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Genetic Makeup May Affect Blood Pressure Medications


Genetic makeup may impact the effectiveness of medications for high blood pressure, which could help explain why certain drugs work for some people and not for others. The research, published in the Jan. 23 issue of JAMA - the Journal of the American Medical Association - was conducted in part by scientists at The University of Texas School of Public Health.

Barry Davis, M.D., Ph.D.

“This may indicate that down the road we could prescribe treatments better suited to a patient’s individual genetic makeup,” said co-author Barry Davis, M.D., Ph.D., professor of biostatistics and the director of the Coordinating Center for Clinical Trials at The UT School of Public Health. “We have a gene that may affect the efficacy of some antihypertensive treatments.”

High blood pressure or hypertension affects at least 65 million Americans and contributes to heart failure, stroke and heart attack. Medications are often recommended when diet, exercise and lifestyle changes fail to manage this condition. However, only about two-thirds of the people receiving treatment have their hypertension controlled.

Researchers found that slight variants in a gene named NPPA appeared to impact the effectiveness of medications for high blood pressure. For example, diuretics were more effective than calcium channel blockers in treating participants with one variation. But, calcium channel blockers proved more helpful in the care of people with a second variation.

The study involved a genetic analysis of 38,462 people with blood pressure of 140/90 mm Hg or greater or who had been on blood pressure medications. Researchers also tested the impact of genetic variants on two other classes of high blood pressure medications - ACE inhibitors and alpha blockers - in addition to diuretics and calcium channel blockers.

Diuretics reduce blood pressure by lowering the amount of fluid in blood. Calcium channel blockers relax blood vessels. ACE inhibitors prevent the formation of a hormone which causes blood vessels to narrow. Alpha blockers reduce nerve impulses that constrict vessels. These classes of medication are used separately or in combination.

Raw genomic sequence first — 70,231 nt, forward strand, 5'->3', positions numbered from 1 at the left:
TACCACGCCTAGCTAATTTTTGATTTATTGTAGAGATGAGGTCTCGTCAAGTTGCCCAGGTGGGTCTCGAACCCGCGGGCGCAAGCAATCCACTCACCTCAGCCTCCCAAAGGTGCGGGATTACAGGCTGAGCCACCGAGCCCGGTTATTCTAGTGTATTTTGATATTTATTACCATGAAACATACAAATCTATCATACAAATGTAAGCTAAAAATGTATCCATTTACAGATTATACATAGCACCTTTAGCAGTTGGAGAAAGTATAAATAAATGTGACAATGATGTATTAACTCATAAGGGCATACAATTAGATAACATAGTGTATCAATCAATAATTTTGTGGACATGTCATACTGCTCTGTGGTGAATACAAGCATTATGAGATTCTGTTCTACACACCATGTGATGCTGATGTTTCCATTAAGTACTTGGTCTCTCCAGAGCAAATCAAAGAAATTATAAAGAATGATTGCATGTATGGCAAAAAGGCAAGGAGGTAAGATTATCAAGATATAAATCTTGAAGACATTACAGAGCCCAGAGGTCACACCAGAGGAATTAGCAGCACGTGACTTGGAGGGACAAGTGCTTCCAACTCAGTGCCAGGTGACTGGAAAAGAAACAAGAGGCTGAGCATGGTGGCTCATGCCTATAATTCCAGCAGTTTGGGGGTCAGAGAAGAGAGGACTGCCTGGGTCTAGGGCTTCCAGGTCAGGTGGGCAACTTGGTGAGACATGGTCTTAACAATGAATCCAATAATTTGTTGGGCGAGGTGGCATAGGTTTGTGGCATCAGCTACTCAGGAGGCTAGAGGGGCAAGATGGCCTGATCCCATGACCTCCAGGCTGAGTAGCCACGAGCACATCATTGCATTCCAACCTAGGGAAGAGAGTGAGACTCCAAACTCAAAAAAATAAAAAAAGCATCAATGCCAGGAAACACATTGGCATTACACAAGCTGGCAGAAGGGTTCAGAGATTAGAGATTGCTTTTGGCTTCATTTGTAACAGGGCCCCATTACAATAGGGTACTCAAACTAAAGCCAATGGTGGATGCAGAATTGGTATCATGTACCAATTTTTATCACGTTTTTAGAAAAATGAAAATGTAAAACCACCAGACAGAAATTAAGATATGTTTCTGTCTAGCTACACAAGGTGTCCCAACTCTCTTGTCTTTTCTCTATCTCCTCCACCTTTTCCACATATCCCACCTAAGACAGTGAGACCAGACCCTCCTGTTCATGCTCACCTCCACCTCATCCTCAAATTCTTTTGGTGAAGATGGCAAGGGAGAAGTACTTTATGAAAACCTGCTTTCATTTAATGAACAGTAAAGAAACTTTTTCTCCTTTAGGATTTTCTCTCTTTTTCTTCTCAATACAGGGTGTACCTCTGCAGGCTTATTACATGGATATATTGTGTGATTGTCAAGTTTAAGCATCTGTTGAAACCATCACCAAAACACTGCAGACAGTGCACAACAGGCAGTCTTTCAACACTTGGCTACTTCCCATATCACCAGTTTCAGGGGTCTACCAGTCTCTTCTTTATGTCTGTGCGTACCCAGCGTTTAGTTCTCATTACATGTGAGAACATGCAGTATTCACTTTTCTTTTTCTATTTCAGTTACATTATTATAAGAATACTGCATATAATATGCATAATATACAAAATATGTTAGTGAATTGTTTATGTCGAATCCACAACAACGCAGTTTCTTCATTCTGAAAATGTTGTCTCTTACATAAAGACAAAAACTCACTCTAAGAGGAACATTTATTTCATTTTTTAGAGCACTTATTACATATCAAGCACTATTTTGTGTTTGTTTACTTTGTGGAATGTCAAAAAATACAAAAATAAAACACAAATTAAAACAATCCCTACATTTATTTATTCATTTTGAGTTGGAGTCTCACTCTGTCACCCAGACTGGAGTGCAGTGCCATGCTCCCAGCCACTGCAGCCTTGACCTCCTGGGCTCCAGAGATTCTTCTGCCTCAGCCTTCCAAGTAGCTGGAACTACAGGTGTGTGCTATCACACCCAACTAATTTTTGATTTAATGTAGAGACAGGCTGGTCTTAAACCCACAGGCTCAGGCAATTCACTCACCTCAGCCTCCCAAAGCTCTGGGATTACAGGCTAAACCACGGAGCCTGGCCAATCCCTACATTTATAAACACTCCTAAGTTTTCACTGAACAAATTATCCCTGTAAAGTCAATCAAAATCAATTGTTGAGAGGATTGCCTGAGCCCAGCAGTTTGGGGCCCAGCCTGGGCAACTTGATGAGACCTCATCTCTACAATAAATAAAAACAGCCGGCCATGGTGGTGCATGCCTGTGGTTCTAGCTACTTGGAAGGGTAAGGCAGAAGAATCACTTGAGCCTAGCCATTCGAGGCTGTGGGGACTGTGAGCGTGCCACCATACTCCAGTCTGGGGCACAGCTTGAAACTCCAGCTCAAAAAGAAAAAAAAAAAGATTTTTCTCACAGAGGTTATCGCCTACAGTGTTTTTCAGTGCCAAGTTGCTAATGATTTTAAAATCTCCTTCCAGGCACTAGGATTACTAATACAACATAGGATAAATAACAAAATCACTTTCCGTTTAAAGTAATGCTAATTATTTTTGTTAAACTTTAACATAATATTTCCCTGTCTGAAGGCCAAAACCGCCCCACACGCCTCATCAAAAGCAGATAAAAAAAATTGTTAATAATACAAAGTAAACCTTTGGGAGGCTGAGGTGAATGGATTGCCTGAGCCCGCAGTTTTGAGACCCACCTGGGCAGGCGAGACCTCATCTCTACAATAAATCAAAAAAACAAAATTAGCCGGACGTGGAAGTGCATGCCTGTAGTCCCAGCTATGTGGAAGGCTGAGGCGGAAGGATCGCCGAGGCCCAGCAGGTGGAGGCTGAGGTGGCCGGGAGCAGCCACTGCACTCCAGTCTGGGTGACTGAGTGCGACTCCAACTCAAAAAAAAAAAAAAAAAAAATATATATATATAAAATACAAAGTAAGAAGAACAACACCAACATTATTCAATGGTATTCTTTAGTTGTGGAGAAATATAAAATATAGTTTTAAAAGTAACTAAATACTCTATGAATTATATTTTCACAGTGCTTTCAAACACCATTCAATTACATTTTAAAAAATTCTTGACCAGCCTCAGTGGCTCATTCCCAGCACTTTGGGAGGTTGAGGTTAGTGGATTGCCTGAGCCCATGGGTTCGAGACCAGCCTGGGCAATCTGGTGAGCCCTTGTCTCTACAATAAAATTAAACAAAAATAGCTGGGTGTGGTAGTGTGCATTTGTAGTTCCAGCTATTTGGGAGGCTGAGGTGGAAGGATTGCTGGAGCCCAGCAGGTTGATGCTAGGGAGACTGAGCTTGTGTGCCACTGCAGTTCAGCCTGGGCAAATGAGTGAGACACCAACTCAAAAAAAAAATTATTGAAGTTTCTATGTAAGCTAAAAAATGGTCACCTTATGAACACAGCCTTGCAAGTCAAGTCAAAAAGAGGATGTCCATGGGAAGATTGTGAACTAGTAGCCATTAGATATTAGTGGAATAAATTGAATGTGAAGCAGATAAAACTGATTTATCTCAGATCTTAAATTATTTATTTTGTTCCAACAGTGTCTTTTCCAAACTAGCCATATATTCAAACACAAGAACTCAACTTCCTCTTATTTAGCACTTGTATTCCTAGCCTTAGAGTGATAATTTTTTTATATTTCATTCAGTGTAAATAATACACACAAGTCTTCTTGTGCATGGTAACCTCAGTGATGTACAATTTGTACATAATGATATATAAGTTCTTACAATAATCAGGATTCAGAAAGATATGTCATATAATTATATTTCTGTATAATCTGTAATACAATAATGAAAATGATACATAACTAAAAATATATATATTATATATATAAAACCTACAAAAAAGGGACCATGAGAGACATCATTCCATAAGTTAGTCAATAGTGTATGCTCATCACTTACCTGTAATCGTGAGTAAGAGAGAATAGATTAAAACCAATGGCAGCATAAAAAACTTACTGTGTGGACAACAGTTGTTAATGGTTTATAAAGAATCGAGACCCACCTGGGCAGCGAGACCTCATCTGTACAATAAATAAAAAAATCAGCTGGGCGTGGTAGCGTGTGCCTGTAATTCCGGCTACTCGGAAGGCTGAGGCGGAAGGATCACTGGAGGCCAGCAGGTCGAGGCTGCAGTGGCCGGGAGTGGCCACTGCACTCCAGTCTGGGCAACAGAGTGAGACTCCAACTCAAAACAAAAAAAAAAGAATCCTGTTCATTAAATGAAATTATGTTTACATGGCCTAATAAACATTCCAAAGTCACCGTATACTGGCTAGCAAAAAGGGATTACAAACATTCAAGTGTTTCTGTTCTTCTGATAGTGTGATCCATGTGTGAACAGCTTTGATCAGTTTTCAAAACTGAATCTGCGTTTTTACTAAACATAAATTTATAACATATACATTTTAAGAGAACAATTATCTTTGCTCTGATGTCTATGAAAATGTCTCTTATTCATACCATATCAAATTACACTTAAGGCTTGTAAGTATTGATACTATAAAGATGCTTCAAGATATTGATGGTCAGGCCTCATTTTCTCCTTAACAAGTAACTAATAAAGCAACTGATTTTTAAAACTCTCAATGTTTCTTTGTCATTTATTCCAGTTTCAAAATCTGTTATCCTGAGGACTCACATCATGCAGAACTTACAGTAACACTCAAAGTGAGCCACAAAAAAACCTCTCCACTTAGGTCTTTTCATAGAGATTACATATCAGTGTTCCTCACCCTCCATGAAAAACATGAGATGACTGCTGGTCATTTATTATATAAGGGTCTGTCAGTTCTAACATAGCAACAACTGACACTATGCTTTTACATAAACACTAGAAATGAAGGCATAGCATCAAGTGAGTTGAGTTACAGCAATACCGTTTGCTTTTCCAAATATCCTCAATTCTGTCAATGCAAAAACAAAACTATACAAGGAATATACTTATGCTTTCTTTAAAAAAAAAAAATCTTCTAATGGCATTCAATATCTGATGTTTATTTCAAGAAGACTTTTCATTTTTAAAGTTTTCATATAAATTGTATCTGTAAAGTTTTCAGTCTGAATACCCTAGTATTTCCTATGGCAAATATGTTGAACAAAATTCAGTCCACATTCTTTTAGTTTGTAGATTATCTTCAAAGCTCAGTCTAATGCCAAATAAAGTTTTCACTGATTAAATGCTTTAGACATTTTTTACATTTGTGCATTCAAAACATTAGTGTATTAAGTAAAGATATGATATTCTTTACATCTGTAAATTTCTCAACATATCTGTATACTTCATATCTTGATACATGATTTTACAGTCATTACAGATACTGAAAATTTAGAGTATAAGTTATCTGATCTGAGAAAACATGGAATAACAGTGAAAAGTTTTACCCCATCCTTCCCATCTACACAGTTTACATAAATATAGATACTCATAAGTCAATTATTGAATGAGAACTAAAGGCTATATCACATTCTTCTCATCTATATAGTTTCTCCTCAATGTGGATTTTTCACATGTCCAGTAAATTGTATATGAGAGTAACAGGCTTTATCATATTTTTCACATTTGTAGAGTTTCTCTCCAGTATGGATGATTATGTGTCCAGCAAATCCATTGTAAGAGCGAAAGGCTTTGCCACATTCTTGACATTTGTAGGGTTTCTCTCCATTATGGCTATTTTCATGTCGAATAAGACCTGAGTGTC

Study participants were initially involved in a landmark investigation based at The UT School of Public Health, which in 2002 established that diuretics – a relatively inexpensive treatment - were “as good or better” than three other classes of medications for high blood pressure during a multi-center, randomized, double-blind clinical trial. The investigation is called ALLHAT - Antihypertensive and Lipid-Lowering Treatment to Prevent Heart Attack Trial.

“We captured the genetic material or DNA of the participants and we’re using it to test if there are genetically modified responses to drugs, a field of study known as pharmacogenetics,” said Davis, the James W. Rockwell Professor of Public Health. “The goal of pharmacogenetics is to provide individualized treatment guided by genetic information.”

The researchers found evidence of a pharmacogenetic association of the NPPA T2238C variant with coronary heart disease (CHD), stroke, all-cause death, combined CHD, and combined CVD when comparing the diuretic group with the calcium channel blocker group, and for stroke when comparing the diuretic group with those receiving calcium channel blocker or ACE inhibitor.

The association was consistent for all outcomes: those with at least one copy of the minor C allele (alternative form of a gene) had lower risk of disease and/or death when assigned to diuretic compared with those assigned to calcium channel blocker (and the calcium channel blocker group plus the ACE inhibitor group for stroke), while those in the diuretic group with the TT genotype had higher risk of disease and/or death than those assigned to calcium channel blocker.

Davis said additional research should be conducted, including cost analyses before pre-prescription genetic testing is warranted for determining treatment for hypertension.

Other researchers from The UT School of Public Health included: Eric Boerwinkle, Ph.D., the Kozmetsky Family Chair in Human Genetics and director of the Human Genetics Center and Division of Epidemiology; and Charles Ford, Ph.D., associate professor of biostatistics and principal investigator of the Antihypertensive and Lipid Lowering Treatment to Prevent Heart Attack Trial.

The study received support from the National Heart, Lung and Blood Institute.

Amy I. Lynch, Ph.D., of the University of Minnesota, was lead author on the study titled “Pharmacogenetic Association of NPPA T2238C Genetic Variant With Cardiovascular Disease Outcomes in Patients with Hypertension.”


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